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Type: Journal article
Title: Surgeon's views of health technology assessment in Australia: Online pilot survey
Author: Gallego, G.
van Gool, K.
Casey, R.
Maddern, G.
Citation: International Journal of Technology Assessment in Health Care, 2013; 29(3):309-314
Publisher: Cambridge Univ Press
Issue Date: 2013
ISSN: 0266-4623
Statement of
Gisselle Gallego, Kees van Gool, Robert Casey, Guy Maddern
Abstract: Introduction: Many governments have introduced health technology assessment (HTA) as an important tool to manage the uptake and use of health-related technologies efficiently. Although surgeons play a central role in the uptake and diffusion of new technologies, little is known about their opinion and understanding of the HTA role and process. Methods: A cross-sectional pilot study was conducted using an online questionnaire which was distributed to Fellows of the Royal Australasian College of Surgeons over a 4-week period. Information was sought about knowledge and views of the HTA process. Descriptive statistics were used to summarize the data, frequencies, and proportions were calculated. Results: Sixty-two surgeons completed the survey; of these, 55 percent reported their primary work place as a public hospital. Twenty-four percent of the participants reported that they had never heard of the HTA agency and 60 percent reported that surgical procedures are most likely to be introduced in the Australian healthcare system at the public hospital level (which is beyond the HTA's scope and dealt with at a state level). However, 61 percent considered that decisions about funding and adoption of new technologies should take place at the national level. Conclusions: This survey provides some evidence that many surgeons remain unaware of the federal government's HTA process but still value evidence-based information. In order for HTA to be an effective aid to rational adoption of health-related technologies, there is a need for an evidence-based approach that is integrated and is accepted and understood by the medical professions.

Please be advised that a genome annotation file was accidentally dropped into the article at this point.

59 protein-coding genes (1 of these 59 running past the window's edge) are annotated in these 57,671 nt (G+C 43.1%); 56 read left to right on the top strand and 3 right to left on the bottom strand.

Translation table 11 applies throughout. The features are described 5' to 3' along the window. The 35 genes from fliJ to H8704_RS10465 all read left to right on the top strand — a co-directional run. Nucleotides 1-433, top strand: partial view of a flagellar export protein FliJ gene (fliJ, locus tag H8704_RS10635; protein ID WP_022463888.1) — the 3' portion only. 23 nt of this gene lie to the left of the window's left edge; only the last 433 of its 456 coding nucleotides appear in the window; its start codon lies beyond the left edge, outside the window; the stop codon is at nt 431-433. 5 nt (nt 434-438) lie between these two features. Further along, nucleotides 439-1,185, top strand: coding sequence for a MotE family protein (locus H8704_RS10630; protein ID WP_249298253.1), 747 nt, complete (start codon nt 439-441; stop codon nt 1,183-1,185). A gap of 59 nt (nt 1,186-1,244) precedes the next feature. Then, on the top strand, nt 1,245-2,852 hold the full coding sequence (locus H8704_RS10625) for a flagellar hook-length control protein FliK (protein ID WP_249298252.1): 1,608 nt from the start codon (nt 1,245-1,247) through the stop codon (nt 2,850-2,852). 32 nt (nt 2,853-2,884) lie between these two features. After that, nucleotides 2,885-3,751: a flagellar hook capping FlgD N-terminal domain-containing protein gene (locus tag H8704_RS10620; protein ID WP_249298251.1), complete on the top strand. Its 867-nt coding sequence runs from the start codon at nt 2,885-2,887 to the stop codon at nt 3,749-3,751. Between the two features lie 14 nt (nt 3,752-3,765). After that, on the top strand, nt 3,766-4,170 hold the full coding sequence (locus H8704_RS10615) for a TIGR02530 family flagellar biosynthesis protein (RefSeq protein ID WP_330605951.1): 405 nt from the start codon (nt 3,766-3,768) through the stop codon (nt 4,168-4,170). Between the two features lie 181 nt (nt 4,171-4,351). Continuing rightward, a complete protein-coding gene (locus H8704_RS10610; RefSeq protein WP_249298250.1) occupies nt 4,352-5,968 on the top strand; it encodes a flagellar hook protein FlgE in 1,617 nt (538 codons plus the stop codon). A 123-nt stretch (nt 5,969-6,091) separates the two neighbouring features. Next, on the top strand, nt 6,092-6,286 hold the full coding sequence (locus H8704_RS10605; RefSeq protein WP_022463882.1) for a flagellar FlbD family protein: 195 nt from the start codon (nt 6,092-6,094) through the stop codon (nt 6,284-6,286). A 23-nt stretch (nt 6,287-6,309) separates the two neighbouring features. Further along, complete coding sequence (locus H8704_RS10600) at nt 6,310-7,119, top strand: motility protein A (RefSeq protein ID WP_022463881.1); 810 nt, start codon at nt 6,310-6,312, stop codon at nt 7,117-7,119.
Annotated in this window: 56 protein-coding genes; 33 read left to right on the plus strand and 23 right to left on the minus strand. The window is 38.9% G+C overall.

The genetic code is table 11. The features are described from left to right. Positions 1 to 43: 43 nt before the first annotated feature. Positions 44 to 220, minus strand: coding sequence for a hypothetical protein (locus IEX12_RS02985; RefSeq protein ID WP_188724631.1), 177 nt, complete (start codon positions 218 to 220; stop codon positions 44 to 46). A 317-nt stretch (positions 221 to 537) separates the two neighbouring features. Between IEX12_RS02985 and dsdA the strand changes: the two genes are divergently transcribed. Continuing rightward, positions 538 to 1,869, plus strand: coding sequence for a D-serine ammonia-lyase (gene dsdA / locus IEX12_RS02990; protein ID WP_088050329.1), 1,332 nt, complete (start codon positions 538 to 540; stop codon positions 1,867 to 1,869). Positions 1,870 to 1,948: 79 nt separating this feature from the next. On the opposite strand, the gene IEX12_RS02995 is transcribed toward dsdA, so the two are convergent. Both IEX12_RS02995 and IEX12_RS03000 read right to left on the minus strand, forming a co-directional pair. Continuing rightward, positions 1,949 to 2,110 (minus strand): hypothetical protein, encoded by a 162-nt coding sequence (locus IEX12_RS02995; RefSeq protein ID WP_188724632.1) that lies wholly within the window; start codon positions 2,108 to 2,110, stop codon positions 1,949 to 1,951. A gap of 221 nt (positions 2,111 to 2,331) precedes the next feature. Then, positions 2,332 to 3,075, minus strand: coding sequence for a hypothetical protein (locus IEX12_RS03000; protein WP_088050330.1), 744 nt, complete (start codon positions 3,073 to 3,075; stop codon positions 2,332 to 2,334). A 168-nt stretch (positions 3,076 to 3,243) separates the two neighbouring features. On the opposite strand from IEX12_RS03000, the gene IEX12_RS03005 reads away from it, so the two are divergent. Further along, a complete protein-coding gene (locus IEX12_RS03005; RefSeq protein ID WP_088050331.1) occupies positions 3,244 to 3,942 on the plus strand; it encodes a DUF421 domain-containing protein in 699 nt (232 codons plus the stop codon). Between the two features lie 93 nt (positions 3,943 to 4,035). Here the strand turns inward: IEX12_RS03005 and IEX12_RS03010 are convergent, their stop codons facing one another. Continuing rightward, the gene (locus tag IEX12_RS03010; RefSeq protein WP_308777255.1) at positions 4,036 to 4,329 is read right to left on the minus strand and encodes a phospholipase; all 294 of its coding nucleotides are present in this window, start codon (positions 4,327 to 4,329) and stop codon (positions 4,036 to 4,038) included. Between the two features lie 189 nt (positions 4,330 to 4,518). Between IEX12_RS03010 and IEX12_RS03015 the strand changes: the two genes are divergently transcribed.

Keywords: Surgeons
Health technology assessment
Surgical procedures
Rights: © Cambridge University Press 2013
DOI: 10.1017/S026646231300024X
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Appears in Collections:Aurora harvest 4
Surgery publications

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